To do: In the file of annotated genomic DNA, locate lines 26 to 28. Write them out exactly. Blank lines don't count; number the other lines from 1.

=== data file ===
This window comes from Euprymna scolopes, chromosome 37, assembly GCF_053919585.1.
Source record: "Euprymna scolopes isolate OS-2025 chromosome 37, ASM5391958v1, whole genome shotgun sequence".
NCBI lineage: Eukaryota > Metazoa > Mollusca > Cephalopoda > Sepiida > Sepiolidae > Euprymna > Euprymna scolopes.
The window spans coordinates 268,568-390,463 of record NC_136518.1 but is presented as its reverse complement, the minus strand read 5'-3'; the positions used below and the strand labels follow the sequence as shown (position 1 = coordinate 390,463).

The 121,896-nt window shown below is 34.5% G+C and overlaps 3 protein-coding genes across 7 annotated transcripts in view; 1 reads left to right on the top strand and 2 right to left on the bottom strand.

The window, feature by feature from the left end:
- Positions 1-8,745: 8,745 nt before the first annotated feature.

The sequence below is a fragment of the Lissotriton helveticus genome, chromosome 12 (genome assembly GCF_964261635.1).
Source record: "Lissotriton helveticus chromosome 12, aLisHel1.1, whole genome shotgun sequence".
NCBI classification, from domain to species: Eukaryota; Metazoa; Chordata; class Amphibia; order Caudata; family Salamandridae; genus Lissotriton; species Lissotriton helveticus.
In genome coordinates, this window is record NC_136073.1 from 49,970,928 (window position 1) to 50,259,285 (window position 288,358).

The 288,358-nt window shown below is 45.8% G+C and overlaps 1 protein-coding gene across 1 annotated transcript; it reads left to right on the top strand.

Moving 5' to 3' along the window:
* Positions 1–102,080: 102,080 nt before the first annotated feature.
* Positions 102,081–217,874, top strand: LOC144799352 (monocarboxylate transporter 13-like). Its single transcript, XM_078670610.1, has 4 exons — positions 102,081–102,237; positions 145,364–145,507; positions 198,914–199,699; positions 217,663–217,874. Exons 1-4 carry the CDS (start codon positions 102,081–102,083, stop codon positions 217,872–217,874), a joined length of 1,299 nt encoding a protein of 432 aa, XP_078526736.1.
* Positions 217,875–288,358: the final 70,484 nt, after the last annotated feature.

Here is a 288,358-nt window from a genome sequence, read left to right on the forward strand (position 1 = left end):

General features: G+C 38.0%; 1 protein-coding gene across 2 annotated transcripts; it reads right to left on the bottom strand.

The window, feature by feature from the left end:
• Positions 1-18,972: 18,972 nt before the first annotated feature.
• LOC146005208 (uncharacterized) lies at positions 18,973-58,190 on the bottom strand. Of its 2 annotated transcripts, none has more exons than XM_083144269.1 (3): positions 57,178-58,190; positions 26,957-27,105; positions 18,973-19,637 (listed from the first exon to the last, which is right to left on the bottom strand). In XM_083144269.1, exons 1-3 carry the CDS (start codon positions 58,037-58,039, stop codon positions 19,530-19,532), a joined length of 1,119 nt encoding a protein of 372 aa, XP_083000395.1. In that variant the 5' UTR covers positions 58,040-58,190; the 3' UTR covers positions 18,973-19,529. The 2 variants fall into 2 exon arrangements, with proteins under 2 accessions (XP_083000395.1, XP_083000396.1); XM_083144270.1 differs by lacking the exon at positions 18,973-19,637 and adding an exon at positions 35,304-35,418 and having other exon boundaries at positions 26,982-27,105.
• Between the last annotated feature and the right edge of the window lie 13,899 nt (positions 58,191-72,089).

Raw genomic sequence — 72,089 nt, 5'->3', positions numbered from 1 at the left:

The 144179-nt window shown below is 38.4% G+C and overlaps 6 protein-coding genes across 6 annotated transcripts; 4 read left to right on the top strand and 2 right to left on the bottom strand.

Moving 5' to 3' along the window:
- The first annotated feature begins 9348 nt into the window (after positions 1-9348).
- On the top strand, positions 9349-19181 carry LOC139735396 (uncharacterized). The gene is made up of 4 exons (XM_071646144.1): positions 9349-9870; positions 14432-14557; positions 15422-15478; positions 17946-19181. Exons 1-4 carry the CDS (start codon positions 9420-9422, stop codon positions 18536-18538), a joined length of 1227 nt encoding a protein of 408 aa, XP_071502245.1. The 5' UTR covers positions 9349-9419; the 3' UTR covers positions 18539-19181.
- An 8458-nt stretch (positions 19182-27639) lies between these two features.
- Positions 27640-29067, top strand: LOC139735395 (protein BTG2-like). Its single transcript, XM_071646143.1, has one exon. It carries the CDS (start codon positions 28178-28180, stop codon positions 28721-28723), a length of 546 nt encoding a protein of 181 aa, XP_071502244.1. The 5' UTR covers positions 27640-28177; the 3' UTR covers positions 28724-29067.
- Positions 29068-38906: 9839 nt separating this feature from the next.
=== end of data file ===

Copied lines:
- The first annotated feature begins 9348 nt into the window (after positions 1-9348).
- On the top strand, positions 9349-19181 carry LOC139735396 (uncharacterized). The gene is made up of 4 exons (XM_071646144.1): positions 9349-9870; positions 14432-14557; positions 15422-15478; positions 17946-19181. Exons 1-4 carry the CDS (start codon positions 9420-9422, stop codon positions 18536-18538), a joined length of 1227 nt encoding a protein of 408 aa, XP_071502245.1. The 5' UTR covers positions 9349-9419; the 3' UTR covers positions 18539-19181.
- An 8458-nt stretch (positions 19182-27639) lies between these two features.